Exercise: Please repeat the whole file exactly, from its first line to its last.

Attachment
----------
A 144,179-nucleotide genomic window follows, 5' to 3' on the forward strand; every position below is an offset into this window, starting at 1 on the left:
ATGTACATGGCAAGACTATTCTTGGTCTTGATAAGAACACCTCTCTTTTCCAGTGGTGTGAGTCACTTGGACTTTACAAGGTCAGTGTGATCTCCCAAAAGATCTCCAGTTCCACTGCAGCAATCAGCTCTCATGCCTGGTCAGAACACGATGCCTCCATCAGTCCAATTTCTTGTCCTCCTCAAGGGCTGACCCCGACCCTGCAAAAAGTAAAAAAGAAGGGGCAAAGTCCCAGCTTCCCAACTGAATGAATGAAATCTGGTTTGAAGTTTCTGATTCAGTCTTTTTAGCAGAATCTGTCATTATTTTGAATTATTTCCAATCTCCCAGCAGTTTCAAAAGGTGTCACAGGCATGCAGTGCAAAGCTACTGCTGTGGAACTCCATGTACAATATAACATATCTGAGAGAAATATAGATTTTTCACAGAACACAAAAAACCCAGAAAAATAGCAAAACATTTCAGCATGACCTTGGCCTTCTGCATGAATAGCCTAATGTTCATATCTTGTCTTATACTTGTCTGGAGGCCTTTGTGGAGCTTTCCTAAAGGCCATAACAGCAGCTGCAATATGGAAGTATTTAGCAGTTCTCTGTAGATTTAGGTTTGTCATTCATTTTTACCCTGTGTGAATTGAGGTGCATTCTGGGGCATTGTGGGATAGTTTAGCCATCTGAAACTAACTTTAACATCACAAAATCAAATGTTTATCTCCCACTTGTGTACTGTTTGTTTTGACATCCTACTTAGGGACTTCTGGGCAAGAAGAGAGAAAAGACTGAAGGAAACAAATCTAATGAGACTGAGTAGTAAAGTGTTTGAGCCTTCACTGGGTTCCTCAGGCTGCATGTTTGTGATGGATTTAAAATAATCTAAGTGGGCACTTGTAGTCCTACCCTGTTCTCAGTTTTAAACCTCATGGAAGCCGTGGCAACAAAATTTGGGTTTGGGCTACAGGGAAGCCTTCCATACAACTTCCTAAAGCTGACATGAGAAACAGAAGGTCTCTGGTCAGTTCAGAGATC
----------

A 144,179-nucleotide genomic window follows, 5' to 3' on the forward strand; every position below is an offset into this window, starting at 1 on the left:
ATGTACATGGCAAGACTATTCTTGGTCTTGATAAGAACACCTCTCTTTTCCAGTGGTGTGAGTCACTTGGACTTTACAAGGTCAGTGTGATCTCCCAAAAGATCTCCAGTTCCACTGCAGCAATCAGCTCTCATGCCTGGTCAGAACACGATGCCTCCATCAGTCCAATTTCTTGTCCTCCTCAAGGGCTGACCCCGACCCTGCAAAAAGTAAAAAAGAAGGGGCAAAGTCCCAGCTTCCCAACTGAATGAATGAAATCTGGTTTGAAGTTTCTGATTCAGTCTTTTTAGCAGAATCTGTCATTATTTTGAATTATTTCCAATCTCCCAGCAGTTTCAAAAGGTGTCACAGGCATGCAGTGCAAAGCTACTGCTGTGGAACTCCATGTACAATATAACATATCTGAGAGAAATATAGATTTTTCACAGAACACAAAAAACCCAGAAAAATAGCAAAACATTTCAGCATGACCTTGGCCTTCTGCATGAATAGCCTAATGTTCATATCTTGTCTTATACTTGTCTGGAGGCCTTTGTGGAGCTTTCCTAAAGGCCATAACAGCAGCTGCAATATGGAAGTATTTAGCAGTTCTCTGTAGATTTAGGTTTGTCATTCATTTTTACCCTGTGTGAATTGAGGTGCATTCTGGGGCATTGTGGGATAGTTTAGCCATCTGAAACTAACTTTAACATCACAAAATCAAATGTTTATCTCCCACTTGTGTACTGTTTGTTTTGACATCCTACTTAGGGACTTCTGGGCAAGAAGAGAGAAAAGACTGAAGGAAACAAATCTAATGAGACTGAGTAGTAAAGTGTTTGAGCCTTCACTGGGTTCCTCAGGCTGCATGTTTGTGATGGATTTAAAATAATCTAAGTGGGCACTTGTAGTCCTACCCTGTTCTCAGTTTTAAACCTCATGGAAGCCGTGGCAACAAAATTTGGGTTTGGGCTACAGGGAAGCCTTCCATACAACTTCCTAAAGCTGACATGAGAAACAGAAGGTCTCTGGTCAGTTCAGAGATC